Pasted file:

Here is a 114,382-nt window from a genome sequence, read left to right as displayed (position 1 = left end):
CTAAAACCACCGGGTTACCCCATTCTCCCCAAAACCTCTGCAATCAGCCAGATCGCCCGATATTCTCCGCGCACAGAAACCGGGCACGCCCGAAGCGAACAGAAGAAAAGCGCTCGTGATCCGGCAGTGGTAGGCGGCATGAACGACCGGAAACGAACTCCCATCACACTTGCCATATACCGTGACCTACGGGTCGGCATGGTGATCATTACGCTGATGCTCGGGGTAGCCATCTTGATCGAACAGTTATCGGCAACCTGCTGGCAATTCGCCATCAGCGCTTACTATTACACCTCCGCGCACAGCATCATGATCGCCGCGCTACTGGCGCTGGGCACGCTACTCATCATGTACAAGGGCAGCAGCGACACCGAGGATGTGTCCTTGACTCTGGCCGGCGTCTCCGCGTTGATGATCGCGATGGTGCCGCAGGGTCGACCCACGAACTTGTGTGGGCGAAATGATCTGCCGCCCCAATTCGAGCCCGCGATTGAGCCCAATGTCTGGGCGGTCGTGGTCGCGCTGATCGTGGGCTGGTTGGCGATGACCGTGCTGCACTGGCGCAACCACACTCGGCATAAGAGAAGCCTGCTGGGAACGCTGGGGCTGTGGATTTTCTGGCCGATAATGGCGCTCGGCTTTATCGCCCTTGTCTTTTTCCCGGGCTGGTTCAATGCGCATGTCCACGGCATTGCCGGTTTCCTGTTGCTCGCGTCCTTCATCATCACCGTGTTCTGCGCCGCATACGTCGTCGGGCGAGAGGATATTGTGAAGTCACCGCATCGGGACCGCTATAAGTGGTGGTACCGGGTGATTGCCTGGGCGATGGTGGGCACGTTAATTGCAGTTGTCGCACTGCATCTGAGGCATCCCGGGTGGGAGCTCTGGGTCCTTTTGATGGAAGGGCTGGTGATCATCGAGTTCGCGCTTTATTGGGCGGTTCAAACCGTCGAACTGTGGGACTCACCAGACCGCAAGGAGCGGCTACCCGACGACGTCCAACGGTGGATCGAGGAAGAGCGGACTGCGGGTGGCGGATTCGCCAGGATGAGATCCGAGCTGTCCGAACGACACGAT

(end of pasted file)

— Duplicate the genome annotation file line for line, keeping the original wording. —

Here is a 114,382-nt window from a genome sequence, read left to right as displayed (position 1 = left end):
CTAAAACCACCGGGTTACCCCATTCTCCCCAAAACCTCTGCAATCAGCCAGATCGCCCGATATTCTCCGCGCACAGAAACCGGGCACGCCCGAAGCGAACAGAAGAAAAGCGCTCGTGATCCGGCAGTGGTAGGCGGCATGAACGACCGGAAACGAACTCCCATCACACTTGCCATATACCGTGACCTACGGGTCGGCATGGTGATCATTACGCTGATGCTCGGGGTAGCCATCTTGATCGAACAGTTATCGGCAACCTGCTGGCAATTCGCCATCAGCGCTTACTATTACACCTCCGCGCACAGCATCATGATCGCCGCGCTACTGGCGCTGGGCACGCTACTCATCATGTACAAGGGCAGCAGCGACACCGAGGATGTGTCCTTGACTCTGGCCGGCGTCTCCGCGTTGATGATCGCGATGGTGCCGCAGGGTCGACCCACGAACTTGTGTGGGCGAAATGATCTGCCGCCCCAATTCGAGCCCGCGATTGAGCCCAATGTCTGGGCGGTCGTGGTCGCGCTGATCGTGGGCTGGTTGGCGATGACCGTGCTGCACTGGCGCAACCACACTCGGCATAAGAGAAGCCTGCTGGGAACGCTGGGGCTGTGGATTTTCTGGCCGATAATGGCGCTCGGCTTTATCGCCCTTGTCTTTTTCCCGGGCTGGTTCAATGCGCATGTCCACGGCATTGCCGGTTTCCTGTTGCTCGCGTCCTTCATCATCACCGTGTTCTGCGCCGCATACGTCGTCGGGCGAGAGGATATTGTGAAGTCACCGCATCGGGACCGCTATAAGTGGTGGTACCGGGTGATTGCCTGGGCGATGGTGGGCACGTTAATTGCAGTTGTCGCACTGCATCTGAGGCATCCCGGGTGGGAGCTCTGGGTCCTTTTGATGGAAGGGCTGGTGATCATCGAGTTCGCGCTTTATTGGGCGGTTCAAACCGTCGAACTGTGGGACTCACCAGACCGCAAGGAGCGGCTACCCGACGACGTCCAACGGTGGATCGAGGAAGAGCGGACTGCGGGTGGCGGATTCGCCAGGATGAGATCCGAGCTGTCCGAACGACACGAT